Obama told donors at a San Francisco fundraiser that “the other side” doesn’t have any new ideas.
“And because they don’t have any new ideas, what they will do is spend 500, 700, a billion dollars in negative ads and their simple message will be: This is someone else’s fault and that’s enough reason for you to vote for us,” he said.
“And,” he added, “if we don’t answer them, that can work.”
The president made no mention of the results of Tuesday’s Wisconsin recall election. Democrats failed to unseat Republican Gov. Scott Walker, bad news for the president and the party that came just days after a dismal jobs report cast gloom on the economic recovery.
In “Virginia or Iowa or North Carolina or California, all across the country,” Obama said, “there are a lot of folks who are still wondering — are we going to be able to fully deliver on that promise of a country that is thriving and has an economy that is built to last?”
Obama offered no new prescriptions for how he would answer Americans’ economic questions. He said he’s pushing a number of bills in Congress aimed at boosting jobs and growth but has gotten little help from Republican lawmakers.
You gotta love the reporter’s skeptical, dry dig at the president — who doesn’t have a sliver of an agenda and has been spouting bile at Mitt Romney nonstop — accusing the other guy of not having ideas, going negative and blaming others. (The last part makes no sense whatever since, of course, Romney is blaming Obama for the lousy economy; It’s not like Romney has been president for 3 1/2 years.)
But you can bet the Republican National Committee and the Romney campaign will be using this in upcoming ads: “There are a lot of folks who are still wondering — are we going to be able to fully deliver on that promise of a country that is thriving and has an economy that is built to last?” (“Well, come to think of it, we were wondering the same thing, and so are the 23 million people with no job.”)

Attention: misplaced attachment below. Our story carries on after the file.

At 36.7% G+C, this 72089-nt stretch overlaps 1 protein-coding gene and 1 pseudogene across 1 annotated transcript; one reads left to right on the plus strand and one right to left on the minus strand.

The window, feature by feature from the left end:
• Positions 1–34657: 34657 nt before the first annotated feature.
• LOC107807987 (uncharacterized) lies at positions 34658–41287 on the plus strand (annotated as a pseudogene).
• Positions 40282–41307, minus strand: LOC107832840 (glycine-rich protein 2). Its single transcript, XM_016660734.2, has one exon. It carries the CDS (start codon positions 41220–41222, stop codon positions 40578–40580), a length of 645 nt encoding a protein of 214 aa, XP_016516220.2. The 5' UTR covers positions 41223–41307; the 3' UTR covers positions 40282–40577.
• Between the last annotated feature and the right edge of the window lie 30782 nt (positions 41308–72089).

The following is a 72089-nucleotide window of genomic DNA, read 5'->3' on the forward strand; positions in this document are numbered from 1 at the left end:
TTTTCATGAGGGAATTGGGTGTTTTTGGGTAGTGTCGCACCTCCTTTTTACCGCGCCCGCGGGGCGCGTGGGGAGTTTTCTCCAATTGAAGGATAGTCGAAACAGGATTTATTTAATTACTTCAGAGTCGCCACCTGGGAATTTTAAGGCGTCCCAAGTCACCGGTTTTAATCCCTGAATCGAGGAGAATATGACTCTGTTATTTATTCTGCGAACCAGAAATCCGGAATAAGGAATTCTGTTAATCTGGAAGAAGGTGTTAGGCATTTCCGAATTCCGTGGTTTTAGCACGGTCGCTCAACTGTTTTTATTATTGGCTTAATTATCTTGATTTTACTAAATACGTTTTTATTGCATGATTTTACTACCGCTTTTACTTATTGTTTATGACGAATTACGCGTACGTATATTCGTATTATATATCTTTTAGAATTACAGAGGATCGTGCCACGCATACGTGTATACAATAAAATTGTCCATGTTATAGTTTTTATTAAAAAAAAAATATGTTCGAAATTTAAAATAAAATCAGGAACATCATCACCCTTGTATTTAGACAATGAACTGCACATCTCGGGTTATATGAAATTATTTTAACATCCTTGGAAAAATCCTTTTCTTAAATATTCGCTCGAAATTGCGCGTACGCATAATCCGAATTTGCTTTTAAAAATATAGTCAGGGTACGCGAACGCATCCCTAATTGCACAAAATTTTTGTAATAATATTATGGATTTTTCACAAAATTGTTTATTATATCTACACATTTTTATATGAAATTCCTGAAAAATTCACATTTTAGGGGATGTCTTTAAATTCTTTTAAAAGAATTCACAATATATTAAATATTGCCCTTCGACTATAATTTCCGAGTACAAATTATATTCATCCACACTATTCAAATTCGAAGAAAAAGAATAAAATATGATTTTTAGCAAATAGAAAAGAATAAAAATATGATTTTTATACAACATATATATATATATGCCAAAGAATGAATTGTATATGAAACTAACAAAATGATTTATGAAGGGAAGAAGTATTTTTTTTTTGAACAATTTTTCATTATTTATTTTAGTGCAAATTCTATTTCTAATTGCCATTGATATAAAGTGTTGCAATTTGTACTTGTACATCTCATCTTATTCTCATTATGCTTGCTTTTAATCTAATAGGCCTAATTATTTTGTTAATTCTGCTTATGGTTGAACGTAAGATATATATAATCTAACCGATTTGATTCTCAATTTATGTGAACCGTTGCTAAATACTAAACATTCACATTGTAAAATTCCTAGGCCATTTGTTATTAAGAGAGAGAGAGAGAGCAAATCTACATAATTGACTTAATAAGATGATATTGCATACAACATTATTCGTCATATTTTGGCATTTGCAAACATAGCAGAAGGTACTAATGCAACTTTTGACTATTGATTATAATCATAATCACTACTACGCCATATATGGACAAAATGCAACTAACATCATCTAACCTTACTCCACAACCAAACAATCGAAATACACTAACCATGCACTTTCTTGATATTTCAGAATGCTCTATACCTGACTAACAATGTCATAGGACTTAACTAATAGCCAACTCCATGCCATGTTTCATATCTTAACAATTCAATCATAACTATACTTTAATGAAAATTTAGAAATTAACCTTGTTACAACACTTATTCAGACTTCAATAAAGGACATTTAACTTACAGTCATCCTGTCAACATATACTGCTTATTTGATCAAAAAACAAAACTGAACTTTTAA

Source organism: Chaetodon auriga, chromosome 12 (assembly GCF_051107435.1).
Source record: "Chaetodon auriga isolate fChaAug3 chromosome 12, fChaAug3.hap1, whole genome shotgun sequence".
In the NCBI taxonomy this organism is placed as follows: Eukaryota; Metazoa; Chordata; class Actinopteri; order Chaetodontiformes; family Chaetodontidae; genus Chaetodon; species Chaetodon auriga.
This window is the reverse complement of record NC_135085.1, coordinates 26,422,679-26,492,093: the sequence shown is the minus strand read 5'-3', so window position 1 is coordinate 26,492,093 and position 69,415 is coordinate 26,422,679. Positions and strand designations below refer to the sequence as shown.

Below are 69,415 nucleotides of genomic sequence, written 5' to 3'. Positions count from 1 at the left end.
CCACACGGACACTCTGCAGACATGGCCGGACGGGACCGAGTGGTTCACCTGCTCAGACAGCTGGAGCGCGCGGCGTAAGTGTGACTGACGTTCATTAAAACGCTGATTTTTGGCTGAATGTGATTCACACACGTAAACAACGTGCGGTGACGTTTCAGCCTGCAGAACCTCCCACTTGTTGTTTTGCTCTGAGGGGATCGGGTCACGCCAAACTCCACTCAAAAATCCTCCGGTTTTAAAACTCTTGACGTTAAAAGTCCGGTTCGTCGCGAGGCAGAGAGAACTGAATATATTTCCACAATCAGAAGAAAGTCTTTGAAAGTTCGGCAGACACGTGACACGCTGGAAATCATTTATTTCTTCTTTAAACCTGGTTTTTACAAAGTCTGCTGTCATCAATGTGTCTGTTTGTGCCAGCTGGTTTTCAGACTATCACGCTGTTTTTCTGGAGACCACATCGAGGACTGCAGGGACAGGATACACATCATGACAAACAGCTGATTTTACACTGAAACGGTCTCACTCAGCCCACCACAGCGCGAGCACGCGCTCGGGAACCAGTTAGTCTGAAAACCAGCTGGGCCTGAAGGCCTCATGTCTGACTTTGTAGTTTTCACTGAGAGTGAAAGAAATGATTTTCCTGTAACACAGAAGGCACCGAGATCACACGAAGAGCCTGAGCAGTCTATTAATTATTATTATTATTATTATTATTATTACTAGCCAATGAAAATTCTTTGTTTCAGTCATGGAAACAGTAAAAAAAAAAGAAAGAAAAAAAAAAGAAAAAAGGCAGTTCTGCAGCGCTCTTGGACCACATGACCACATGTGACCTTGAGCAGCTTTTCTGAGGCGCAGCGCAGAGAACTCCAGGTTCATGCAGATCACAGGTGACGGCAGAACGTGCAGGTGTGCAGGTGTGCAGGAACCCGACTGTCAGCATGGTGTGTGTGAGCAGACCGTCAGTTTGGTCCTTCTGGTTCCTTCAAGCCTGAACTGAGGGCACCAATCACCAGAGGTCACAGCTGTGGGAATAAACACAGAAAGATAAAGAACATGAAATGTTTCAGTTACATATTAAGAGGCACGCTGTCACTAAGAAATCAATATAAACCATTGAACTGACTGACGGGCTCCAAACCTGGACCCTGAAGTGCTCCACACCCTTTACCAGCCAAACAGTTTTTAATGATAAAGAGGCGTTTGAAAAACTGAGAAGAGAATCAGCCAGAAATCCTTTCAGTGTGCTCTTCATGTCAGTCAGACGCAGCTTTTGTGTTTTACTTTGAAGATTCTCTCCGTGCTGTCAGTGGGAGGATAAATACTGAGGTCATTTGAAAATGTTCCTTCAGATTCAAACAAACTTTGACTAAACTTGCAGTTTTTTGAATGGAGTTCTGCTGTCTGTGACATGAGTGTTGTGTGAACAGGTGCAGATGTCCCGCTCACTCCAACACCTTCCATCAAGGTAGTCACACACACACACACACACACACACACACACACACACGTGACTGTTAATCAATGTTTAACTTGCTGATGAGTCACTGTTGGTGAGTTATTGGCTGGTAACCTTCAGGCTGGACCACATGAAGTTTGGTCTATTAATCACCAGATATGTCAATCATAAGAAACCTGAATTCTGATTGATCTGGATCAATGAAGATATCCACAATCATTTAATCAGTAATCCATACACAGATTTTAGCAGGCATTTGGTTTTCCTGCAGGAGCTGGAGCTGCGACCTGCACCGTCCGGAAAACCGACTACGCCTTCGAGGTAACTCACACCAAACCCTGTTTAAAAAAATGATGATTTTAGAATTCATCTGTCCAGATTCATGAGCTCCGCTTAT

Meanwhile, Larry Summers, a former economic adviser for Obama and the Clinton administration) got himself, and the president, tied up in knots on the Bush tax cuts once again, which not even the New York Times can help smooth over:
On MSNBC’s “Morning Joe” program Wednesday, Mr. Summers, one of the president’s closest economic advisers, was asked about Mr. Clinton’s comments on the tax cuts and last week’s poor jobs report. Pressed for what advice he would give the president, Mr. Summers said: “The real risk to this economy is on the side of slowdown, certainly not on the side of overheating, and that means we’ve got to make sure we don’t take gasoline out of the tank at the end of this year. That’s got to be the top priority.”
The Bush-era tax cuts expire Jan. 1, 2013.
But Mr. Summers, in an e-mail after the interview, said he was not contradicting Mr. Obama, who has vowed to let tax cuts for the wealthy expire.
There was this bit of unintended hilarity as well from Summers: “You’ve got to look to the people who’ve gotten the most gains from the economy over the last 30 years, and who have also gotten the biggest tax reductions. It’s not taking from them. It’s simply asking them to do their fair share at a time when the country has to pull together to work through some difficult problems.” (So this is some voluntary fundraiser for the Treasury?)
This muddle goes to the heart of Obama’s incoherence o the economy. What is his formula for preventing the slide back into recession? Why don’t his words when he last agreed to extend the Bush tax cuts in December 2010 apply with even greater force today? (“What we have is a situation in which the economy, although growing, although company profits are up, although we are seeing some job growth in the private sector, the economy is not growing fast enough to drive down the unemployment rate given the 8 million jobs that were lost before I came into office and just as I was coming into office. So what this package does is provide an additional boost that is substantially more significant than I think most economic forecasters had expected.”)
No wonder the American people have doubts about Obama. They have an incumbent with no discernible economy policy, 8.2 percent unemployment, 15 trillion dollars of debt and less than 2 percent growth.